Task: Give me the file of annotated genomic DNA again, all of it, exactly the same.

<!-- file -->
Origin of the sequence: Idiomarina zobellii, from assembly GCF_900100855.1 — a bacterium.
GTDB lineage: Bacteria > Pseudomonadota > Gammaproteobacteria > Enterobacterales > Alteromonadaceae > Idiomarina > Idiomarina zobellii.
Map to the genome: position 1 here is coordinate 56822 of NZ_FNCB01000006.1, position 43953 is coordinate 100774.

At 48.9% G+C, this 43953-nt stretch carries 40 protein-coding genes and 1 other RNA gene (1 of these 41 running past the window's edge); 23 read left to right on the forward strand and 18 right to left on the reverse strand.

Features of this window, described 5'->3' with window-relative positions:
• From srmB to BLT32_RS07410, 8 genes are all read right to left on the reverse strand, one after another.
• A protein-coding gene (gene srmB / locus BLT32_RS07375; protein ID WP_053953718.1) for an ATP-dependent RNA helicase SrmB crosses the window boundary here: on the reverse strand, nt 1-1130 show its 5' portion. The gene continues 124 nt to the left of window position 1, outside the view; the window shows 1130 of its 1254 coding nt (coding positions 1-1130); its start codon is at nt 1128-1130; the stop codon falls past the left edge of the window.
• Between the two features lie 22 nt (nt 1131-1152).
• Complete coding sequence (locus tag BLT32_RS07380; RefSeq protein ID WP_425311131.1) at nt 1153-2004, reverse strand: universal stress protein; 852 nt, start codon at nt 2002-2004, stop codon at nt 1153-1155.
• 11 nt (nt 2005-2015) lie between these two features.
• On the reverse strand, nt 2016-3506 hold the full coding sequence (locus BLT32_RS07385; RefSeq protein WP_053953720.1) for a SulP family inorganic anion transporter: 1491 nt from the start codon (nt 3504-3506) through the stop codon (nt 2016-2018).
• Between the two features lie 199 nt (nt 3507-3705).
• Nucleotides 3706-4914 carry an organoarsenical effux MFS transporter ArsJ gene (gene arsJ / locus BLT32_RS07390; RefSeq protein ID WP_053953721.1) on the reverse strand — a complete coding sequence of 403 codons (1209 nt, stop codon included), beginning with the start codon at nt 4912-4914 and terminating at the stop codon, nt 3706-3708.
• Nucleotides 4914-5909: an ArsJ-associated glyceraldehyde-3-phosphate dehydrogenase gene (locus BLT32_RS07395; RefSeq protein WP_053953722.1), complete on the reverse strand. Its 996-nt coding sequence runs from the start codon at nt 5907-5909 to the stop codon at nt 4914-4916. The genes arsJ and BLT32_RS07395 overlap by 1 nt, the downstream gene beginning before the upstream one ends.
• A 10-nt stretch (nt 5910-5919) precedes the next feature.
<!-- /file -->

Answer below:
Origin of the sequence: Idiomarina zobellii, from assembly GCF_900100855.1 — a bacterium.
GTDB lineage: Bacteria > Pseudomonadota > Gammaproteobacteria > Enterobacterales > Alteromonadaceae > Idiomarina > Idiomarina zobellii.
Map to the genome: position 1 here is coordinate 56822 of NZ_FNCB01000006.1, position 43953 is coordinate 100774.

At 48.9% G+C, this 43953-nt stretch carries 40 protein-coding genes and 1 other RNA gene (1 of these 41 running past the window's edge); 23 read left to right on the forward strand and 18 right to left on the reverse strand.

Features of this window, described 5'->3' with window-relative positions:
• From srmB to BLT32_RS07410, 8 genes are all read right to left on the reverse strand, one after another.
• A protein-coding gene (gene srmB / locus BLT32_RS07375; protein ID WP_053953718.1) for an ATP-dependent RNA helicase SrmB crosses the window boundary here: on the reverse strand, nt 1-1130 show its 5' portion. The gene continues 124 nt to the left of window position 1, outside the view; the window shows 1130 of its 1254 coding nt (coding positions 1-1130); its start codon is at nt 1128-1130; the stop codon falls past the left edge of the window.
• Between the two features lie 22 nt (nt 1131-1152).
• Complete coding sequence (locus tag BLT32_RS07380; RefSeq protein ID WP_425311131.1) at nt 1153-2004, reverse strand: universal stress protein; 852 nt, start codon at nt 2002-2004, stop codon at nt 1153-1155.
• 11 nt (nt 2005-2015) lie between these two features.
• On the reverse strand, nt 2016-3506 hold the full coding sequence (locus BLT32_RS07385; RefSeq protein WP_053953720.1) for a SulP family inorganic anion transporter: 1491 nt from the start codon (nt 3504-3506) through the stop codon (nt 2016-2018).
• Between the two features lie 199 nt (nt 3507-3705).
• Nucleotides 3706-4914 carry an organoarsenical effux MFS transporter ArsJ gene (gene arsJ / locus BLT32_RS07390; RefSeq protein ID WP_053953721.1) on the reverse strand — a complete coding sequence of 403 codons (1209 nt, stop codon included), beginning with the start codon at nt 4912-4914 and terminating at the stop codon, nt 3706-3708.
• Nucleotides 4914-5909: an ArsJ-associated glyceraldehyde-3-phosphate dehydrogenase gene (locus BLT32_RS07395; RefSeq protein WP_053953722.1), complete on the reverse strand. Its 996-nt coding sequence runs from the start codon at nt 5907-5909 to the stop codon at nt 4914-4916. The genes arsJ and BLT32_RS07395 overlap by 1 nt, the downstream gene beginning before the upstream one ends.
• A 10-nt stretch (nt 5910-5919) precedes the next feature.